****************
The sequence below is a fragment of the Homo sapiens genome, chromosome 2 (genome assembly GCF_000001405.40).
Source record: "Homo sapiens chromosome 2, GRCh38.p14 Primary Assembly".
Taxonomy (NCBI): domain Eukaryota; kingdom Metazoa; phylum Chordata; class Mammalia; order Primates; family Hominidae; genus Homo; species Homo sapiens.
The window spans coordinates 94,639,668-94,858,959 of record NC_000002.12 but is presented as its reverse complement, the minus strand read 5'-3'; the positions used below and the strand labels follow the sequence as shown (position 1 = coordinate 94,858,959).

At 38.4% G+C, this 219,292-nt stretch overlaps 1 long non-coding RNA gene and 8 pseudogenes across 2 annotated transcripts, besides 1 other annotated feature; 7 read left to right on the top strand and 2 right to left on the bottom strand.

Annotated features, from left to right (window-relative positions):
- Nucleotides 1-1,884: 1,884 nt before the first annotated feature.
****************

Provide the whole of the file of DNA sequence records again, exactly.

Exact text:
The sequence below is a fragment of the Homo sapiens genome, chromosome 2 (genome assembly GCF_000001405.40).
Source record: "Homo sapiens chromosome 2, GRCh38.p14 Primary Assembly".
Taxonomy (NCBI): domain Eukaryota; kingdom Metazoa; phylum Chordata; class Mammalia; order Primates; family Hominidae; genus Homo; species Homo sapiens.
The window spans coordinates 94,639,668-94,858,959 of record NC_000002.12 but is presented as its reverse complement, the minus strand read 5'-3'; the positions used below and the strand labels follow the sequence as shown (position 1 = coordinate 94,858,959).

At 38.4% G+C, this 219,292-nt stretch overlaps 1 long non-coding RNA gene and 8 pseudogenes across 2 annotated transcripts, besides 1 other annotated feature; 7 read left to right on the top strand and 2 right to left on the bottom strand.

Annotated features, from left to right (window-relative positions):
- Nucleotides 1-1,884: 1,884 nt before the first annotated feature.